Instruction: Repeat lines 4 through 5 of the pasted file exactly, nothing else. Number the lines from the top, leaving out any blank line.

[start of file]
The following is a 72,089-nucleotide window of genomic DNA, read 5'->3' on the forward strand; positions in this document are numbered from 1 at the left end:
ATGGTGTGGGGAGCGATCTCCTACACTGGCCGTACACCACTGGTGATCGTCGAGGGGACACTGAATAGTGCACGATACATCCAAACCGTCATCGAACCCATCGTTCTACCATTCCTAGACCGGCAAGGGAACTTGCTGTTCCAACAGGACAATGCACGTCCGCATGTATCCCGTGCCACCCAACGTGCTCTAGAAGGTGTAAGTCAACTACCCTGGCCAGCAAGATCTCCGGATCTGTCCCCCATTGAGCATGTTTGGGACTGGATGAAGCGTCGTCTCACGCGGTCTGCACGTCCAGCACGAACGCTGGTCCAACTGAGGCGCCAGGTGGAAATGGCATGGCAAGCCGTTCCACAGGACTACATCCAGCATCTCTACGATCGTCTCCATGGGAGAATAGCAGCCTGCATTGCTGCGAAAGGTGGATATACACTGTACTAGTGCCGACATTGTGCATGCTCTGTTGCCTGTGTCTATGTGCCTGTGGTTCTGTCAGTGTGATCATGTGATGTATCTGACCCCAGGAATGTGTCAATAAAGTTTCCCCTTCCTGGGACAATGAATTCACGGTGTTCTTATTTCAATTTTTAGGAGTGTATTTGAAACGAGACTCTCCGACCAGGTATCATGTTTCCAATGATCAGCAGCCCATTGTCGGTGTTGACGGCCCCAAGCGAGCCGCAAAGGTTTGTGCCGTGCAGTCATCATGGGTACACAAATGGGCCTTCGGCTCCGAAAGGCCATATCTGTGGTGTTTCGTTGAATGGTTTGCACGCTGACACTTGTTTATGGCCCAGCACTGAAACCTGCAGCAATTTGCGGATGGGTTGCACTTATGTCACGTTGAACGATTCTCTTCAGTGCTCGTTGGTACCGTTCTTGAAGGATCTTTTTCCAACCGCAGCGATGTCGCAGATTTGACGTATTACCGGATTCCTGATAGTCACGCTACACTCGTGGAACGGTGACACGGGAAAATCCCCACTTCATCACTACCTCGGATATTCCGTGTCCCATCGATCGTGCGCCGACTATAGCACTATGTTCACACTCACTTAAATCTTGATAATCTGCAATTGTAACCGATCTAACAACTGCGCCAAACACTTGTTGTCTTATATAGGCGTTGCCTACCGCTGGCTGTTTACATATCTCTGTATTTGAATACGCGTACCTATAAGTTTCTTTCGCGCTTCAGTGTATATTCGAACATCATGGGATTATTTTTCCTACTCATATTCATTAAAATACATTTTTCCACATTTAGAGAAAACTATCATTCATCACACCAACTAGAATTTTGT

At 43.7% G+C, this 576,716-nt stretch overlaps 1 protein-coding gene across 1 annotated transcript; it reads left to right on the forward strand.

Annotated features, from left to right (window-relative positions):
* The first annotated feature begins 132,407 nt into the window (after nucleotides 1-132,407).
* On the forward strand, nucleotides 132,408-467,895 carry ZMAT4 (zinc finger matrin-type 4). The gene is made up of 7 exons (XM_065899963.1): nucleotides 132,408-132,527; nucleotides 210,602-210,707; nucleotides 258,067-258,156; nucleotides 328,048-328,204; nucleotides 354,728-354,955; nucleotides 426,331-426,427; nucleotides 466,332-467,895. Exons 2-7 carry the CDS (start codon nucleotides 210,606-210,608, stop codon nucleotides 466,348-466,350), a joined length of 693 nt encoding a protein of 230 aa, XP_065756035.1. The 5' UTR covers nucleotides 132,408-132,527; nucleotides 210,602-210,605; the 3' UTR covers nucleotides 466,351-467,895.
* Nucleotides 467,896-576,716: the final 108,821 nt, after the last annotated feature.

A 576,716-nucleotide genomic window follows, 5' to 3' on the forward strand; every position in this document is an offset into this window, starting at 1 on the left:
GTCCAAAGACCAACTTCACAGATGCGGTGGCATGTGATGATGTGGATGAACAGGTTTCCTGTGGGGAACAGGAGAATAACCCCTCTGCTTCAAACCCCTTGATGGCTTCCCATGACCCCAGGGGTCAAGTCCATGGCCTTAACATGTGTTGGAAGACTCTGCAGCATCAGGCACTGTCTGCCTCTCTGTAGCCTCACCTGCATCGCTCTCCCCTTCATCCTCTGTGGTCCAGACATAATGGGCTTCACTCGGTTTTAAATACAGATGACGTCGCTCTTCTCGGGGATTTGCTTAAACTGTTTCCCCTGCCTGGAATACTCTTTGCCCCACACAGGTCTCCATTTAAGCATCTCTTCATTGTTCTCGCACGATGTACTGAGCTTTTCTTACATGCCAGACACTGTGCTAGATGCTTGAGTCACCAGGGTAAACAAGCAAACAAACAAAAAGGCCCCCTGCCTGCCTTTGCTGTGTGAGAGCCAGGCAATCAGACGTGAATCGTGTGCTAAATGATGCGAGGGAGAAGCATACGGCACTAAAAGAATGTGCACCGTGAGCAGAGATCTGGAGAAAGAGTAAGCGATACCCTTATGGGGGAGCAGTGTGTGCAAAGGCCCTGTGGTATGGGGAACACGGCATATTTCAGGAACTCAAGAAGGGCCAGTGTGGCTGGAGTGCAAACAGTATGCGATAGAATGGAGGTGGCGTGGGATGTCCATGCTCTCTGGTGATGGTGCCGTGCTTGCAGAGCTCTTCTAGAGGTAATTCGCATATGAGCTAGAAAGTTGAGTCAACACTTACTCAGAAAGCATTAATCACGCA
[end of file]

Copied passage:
Annotated features, from left to right (window-relative positions):
* The first annotated feature begins 132,407 nt into the window (after nucleotides 1-132,407).